It’s been a great season so far, and much of that has been down to intra-team battles. The Red Bull battle that I’ve just mentioned is one example, as is the contest between Hamilton and Button (the last 2 World Champions) at McLaren. I’m sure that the second half of the season will be just as enthralling, especially if Ferrari are able to join the title fight.

But whoever wins this year, it needs to be fair. Maybe Ferrari and Alonso simply want to win at all costs, and that’s their prerogative. Indeed, Alonso was happy with his “win” at Hockenheim, just as he still counts his (disgusting) result at Singapore 2008 as a fair win. But great champions do not need to throw their toys out of their carbon-fibre pram in order to get results; instead they just concentrate on winning in the proper manner.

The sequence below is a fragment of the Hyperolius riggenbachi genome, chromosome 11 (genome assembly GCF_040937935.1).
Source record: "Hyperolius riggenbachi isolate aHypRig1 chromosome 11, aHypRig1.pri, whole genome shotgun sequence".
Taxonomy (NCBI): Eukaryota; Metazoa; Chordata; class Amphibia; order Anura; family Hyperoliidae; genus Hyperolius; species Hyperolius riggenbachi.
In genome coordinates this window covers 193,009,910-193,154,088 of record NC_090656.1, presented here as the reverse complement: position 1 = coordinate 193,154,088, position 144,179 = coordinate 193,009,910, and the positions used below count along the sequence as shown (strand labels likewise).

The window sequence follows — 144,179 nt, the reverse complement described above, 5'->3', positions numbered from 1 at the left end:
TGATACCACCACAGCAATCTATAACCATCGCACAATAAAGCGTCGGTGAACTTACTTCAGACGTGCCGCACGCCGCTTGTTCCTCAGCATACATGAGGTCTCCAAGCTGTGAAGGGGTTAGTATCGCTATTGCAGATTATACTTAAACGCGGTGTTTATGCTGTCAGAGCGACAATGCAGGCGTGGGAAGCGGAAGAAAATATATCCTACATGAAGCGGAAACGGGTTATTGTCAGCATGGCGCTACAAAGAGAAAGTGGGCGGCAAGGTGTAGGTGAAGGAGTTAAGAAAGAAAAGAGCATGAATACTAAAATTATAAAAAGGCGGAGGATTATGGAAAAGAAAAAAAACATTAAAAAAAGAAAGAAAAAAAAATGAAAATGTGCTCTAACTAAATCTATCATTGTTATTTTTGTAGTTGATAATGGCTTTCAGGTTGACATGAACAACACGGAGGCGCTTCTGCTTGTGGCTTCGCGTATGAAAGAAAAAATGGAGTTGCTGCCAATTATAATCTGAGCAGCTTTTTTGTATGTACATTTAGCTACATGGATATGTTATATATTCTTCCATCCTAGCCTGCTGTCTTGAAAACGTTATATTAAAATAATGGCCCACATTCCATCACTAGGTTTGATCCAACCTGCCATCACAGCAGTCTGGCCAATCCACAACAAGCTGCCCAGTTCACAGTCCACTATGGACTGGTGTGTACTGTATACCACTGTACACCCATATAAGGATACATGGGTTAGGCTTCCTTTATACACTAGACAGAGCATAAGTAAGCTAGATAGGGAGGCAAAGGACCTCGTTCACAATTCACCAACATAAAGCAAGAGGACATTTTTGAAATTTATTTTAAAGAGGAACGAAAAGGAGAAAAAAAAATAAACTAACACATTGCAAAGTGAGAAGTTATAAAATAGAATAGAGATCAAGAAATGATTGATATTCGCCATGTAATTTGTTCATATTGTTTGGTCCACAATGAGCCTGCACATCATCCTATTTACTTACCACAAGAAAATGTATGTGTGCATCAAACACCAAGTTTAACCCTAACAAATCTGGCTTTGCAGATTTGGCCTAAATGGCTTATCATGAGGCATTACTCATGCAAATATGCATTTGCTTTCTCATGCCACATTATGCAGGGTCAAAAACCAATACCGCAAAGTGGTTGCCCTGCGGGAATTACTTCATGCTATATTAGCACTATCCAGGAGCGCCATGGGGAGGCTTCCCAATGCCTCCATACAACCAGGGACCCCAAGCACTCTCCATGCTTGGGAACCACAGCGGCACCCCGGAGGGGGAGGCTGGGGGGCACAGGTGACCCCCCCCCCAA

A couple of years ago, Sir Jackie Stewart (World Champion in 1969, 1971 and 1973) released his autobiography. He entitled it “Winning is Not Enough”. It’s a shame if drivers and teams of the calibre of Alonso and Ferrari don’t share that sentiment.

Posted In: Motorsport Tagged: | 3 Comments

Balance

Friday 21st May 2010

I read through the coalition agreement the other day, and on the whole it actually seems rather good. Of course it remains to be seen how well the coalition works, but as I’ve said before I’m quite optimistic. Especially when Nick Clegg makes speeches like this